My husband and I loved living just outside of Washington, D.C. for the culture — the public events at the embassies, the international schools and night classes, the monuments, the free and approachable museums, the diverse people and the interesting volunteer opportunities, to name a few.
We looked forward to someday raising our children on the outskirts of Washington, D.C. and exposing them to the world from this cultural vantage point. But, things didn’t happen as we’d planned…
After having our daughter south of the Mason-Dixon line, we moved back up north to the state of New Jersey to be closer to family. So, we packed up and left our cultural euphoria behind…
Family was important to both, my husband and I, and we realized that we wouldn’t find it easy to replace having at least one set of my daughter’s grandparents nearby and some of her cousins to grow up around. So, upon deciding to move, we made a commitment to ourselves that we’d find our own ways to introduce culture to our children from our new home base.
And, we found that exposing culture and learning to a young child can be as easy as just taking her out to a local Korean restaurant and helping her attempt to use chopsticks! But, we keep our eyes out for these type of opportunities, small and large.
We want her to have an understanding of the world and the diverse people who inhabit the globe, a topic interesting to us, too. So, when we heard that there was a Chinese school close to our home, we were intrigued. It sounded like a fun adventure!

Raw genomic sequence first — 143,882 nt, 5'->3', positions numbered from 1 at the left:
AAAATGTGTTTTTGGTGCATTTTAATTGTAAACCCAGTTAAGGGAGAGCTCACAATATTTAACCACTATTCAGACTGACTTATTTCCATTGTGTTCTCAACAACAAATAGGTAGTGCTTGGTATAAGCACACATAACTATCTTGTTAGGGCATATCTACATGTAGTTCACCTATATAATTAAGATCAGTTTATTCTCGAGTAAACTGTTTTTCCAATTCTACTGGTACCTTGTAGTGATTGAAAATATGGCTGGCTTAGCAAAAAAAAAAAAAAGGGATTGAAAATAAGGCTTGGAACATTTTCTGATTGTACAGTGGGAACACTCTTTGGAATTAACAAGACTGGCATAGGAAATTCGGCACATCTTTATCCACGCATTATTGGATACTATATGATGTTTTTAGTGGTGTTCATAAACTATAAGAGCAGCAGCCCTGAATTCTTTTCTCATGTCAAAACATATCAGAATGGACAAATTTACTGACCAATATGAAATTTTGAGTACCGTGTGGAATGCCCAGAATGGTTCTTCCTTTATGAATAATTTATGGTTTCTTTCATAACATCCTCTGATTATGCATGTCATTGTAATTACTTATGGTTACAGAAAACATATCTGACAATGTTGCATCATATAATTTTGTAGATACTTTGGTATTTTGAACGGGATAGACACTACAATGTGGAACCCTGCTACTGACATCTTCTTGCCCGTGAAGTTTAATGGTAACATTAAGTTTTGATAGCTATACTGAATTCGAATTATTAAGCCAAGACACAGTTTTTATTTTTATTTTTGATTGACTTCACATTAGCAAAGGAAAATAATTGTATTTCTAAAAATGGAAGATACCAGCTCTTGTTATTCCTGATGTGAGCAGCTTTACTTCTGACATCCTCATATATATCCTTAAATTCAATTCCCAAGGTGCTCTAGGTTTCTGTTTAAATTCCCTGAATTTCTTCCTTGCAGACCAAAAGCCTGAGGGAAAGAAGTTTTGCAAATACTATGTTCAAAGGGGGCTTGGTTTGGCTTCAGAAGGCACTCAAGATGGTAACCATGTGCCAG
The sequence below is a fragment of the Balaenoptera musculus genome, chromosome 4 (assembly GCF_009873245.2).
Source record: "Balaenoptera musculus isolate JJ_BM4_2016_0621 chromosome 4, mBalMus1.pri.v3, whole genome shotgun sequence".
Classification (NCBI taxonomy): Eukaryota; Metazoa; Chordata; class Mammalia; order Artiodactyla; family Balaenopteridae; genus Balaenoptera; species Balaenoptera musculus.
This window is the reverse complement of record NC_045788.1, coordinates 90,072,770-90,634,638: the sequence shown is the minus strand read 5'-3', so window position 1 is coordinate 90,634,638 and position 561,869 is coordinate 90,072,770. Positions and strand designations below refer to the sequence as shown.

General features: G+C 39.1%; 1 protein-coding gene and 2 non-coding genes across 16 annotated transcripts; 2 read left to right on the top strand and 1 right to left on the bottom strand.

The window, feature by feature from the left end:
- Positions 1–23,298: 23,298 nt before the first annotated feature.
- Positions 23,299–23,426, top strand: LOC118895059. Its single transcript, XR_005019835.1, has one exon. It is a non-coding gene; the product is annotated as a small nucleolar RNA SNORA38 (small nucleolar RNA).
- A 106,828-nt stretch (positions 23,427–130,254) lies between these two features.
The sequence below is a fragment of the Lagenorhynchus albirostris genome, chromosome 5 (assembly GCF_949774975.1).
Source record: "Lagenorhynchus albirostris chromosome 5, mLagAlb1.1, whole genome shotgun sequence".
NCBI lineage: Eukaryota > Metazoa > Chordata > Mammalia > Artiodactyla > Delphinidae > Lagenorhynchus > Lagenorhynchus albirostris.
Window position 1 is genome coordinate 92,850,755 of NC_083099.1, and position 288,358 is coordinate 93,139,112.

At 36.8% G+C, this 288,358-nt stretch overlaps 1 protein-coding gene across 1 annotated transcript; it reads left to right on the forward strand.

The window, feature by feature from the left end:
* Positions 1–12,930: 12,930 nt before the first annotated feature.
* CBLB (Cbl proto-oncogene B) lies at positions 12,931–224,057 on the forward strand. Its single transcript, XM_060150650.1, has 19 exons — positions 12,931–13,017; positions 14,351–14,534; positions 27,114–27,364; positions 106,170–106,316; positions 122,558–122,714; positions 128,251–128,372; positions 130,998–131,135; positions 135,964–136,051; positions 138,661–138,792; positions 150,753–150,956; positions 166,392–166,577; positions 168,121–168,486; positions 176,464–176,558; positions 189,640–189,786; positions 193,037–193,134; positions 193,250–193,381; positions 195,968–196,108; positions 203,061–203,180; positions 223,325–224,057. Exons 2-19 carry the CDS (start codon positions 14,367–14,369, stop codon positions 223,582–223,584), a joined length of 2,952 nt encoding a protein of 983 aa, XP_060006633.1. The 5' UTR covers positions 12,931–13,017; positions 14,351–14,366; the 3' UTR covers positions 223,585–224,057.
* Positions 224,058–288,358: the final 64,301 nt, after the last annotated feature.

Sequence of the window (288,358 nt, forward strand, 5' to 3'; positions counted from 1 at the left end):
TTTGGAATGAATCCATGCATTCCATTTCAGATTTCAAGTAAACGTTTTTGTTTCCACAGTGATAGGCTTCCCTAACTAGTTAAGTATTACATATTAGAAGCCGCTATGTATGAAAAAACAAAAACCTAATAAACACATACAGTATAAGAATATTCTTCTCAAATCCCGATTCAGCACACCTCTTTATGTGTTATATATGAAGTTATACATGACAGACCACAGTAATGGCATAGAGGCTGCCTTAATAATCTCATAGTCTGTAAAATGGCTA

One thing led to another and before we knew it, we had Sarah enrolled in the Chinese (Mandarin) school for the year. She attends for one weekend morning during the regular school year. Sarah is just one of a few children in her class that is not of Chinese descent. She enjoys the classes with the other children, is making friends and when I ask her if she wants to return to the school the next week, her answer is always “Yes!.”
The preschool teacher brings in many visuals to help the children learn the weekly vocabulary. This makes it easier for the teacher to keep the dialogue mostly in Chinese. They also learn Chinese songs, draw Chinese characters on the chalk board and, most importantly, play lots of games involving the language. The emphasis is on getting the children to not only absorb, but also to speak.
Sometimes students are given something (a song, numbers, etc.) to practice and recite for a future class. Weekly homework assignments are worksheets of Chinese characters to color and trace with a picture and the pronunciation. The first characters that the children are learning are from the Chinese phonetic alphabet.
In December the students were asked to paint a Chinese lantern, which will be judged and hung at an upcoming Chinese New Year celebration. And recently, the school served a special Chinese bean and rice ball soup during class to celebrate the Winter Solstice.
There are additional culture classes at the school, too — Chinese dancing, painting, etc. that can be taken along with the language part. But, we’ve opted not to take her to those at this point because they seem to be geared for the older students. Also, we don’t want to tire her out. As she gets older, she is welcome to take them.
As parents, our objective is to expose our daughter to new things that are worldly. We are not strict about her language progress or her homework and just want her to have fun with it. We have found a unique, affordable, new cultural experience that is nearby and kid-friendly for our daughter. And, as Sarah grows, we hope that these types of experiences will help her look at the world, life and people with much curiosity and an open mind.
Have you done something uniquely cultural, whether small or large, with your child? Tell us all about it!
Photo credit to http://www.flickr.com/photos/cleverclaire1983/373308002/. This photo has a creative commons attribution license.